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Conquest of Britain
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Conquest of Britain Articles
Boudicca: What Do We Really Know?
The Roman Invasion of Anglesey
Agricola and Final Invasion of Anglesey
More to come...
The Conquest of Britain Articles
Boudicca: What Do We Really Know?
by Natalie Kohout

Cities were sacked and thousands lay dead and "moreover, all this ruin was brought upon the Romans by a woman, a fact which in itself caused them the greatest shame."[1] In 60 and 61 C.E. a woman is reported to have led a rebellion of the Iceni in Roman Britain which ultimately resulted in three Roman cities razed to the ground, thousands of Romans and Britons alike killed and the slaughter of thousands of the Iceni perpetrators in a final battle with Roman soldiers.[2] This woman, whom is credited with this catalog of crimes, is known to history as Boudicca. Boudicca herself is a mysterious figure; her only record of existence lies within the written words of two men. These accounts vary in quality and details, leaving the reader with a limited, scant impression of who this person was.
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The Conquest of Britain
by John Griffiths

Some military historians have argued that the murderous attack on Anglesey in AD60 could be likened to butchery whilst history itself records that the assault on the island was particularly vicious, with little quarter given. It has been said to have been one of the bloodiest campaigns undertaken by the Romans in Britain, acknowledging that the purpose of the campaign and its leader - Suetonius Paullinus - were both well matched. In reality there were only ever two ways in which to bring other civilisations under the pax Romana; assimilation within the Roman way – or annihilation. History shows that Roman achievements were won ruthlessly, even to the extent of destroying whole civilisations in the process. Within the oft recalled expression concerning the glories of Rome one must not forget that this same achievement was often won by the Empire flexing its considerable muscle.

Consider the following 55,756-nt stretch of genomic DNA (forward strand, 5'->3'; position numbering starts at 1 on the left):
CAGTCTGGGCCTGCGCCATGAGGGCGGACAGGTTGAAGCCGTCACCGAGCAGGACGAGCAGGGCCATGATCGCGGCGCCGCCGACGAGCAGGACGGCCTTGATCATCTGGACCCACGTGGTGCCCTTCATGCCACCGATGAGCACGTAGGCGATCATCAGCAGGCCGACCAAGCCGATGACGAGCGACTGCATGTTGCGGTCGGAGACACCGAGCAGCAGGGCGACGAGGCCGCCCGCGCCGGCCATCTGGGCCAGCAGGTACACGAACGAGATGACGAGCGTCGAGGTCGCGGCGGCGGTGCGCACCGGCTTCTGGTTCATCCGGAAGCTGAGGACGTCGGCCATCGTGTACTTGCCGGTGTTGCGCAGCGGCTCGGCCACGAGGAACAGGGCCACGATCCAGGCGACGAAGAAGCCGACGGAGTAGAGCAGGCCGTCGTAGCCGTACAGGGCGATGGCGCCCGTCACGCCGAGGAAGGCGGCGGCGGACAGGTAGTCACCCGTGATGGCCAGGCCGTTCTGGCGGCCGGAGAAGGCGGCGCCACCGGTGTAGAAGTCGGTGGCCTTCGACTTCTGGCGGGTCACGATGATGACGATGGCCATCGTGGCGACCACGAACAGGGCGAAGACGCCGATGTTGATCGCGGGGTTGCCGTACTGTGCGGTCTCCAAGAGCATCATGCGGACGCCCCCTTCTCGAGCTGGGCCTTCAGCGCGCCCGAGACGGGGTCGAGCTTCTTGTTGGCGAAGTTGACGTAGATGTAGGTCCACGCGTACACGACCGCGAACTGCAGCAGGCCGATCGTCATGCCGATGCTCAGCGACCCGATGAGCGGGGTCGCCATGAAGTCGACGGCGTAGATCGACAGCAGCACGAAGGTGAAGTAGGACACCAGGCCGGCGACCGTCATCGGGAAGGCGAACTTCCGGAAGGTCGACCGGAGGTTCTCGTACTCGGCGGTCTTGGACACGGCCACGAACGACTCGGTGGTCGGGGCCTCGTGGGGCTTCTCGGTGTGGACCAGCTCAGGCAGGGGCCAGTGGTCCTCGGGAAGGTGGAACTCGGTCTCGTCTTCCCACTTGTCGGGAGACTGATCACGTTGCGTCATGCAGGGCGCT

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Agricola and the Final Invasion of Anglesey
by John Griffiths

Gnaeus Julius Agricola is far better known in the history of Anglesey than his predecessor, Suetonius Paulinus. Whilst Paulinus’s invasion was the first aimed at the Druidic homeland of Mona Insulis, scant knowledge is available to historians as to its extent and effect. Many historians have suggested its purpose was the total destruction of the Druids whilst others have said that the push was a determined effort to crush, totally, the base of resistance for the Ordovices of North Wales. If anything, it is generally agreed that it was left as unfinished business although the reasons for this are tactical, given the uprising which Paulinus was hastily called away to quell. The records pertaining to the second campaign under Agricola provide more detail - due, it has to be said, because the famous Roman historian Tacitus was Agricola’s son in law. Tacitus left behind a very detailed biography of his father in law thus guaranteeing him a permanent place in history as a result.
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Recommended Reading

The Roman Invasion of Britain

The Roman Conquest of Britain

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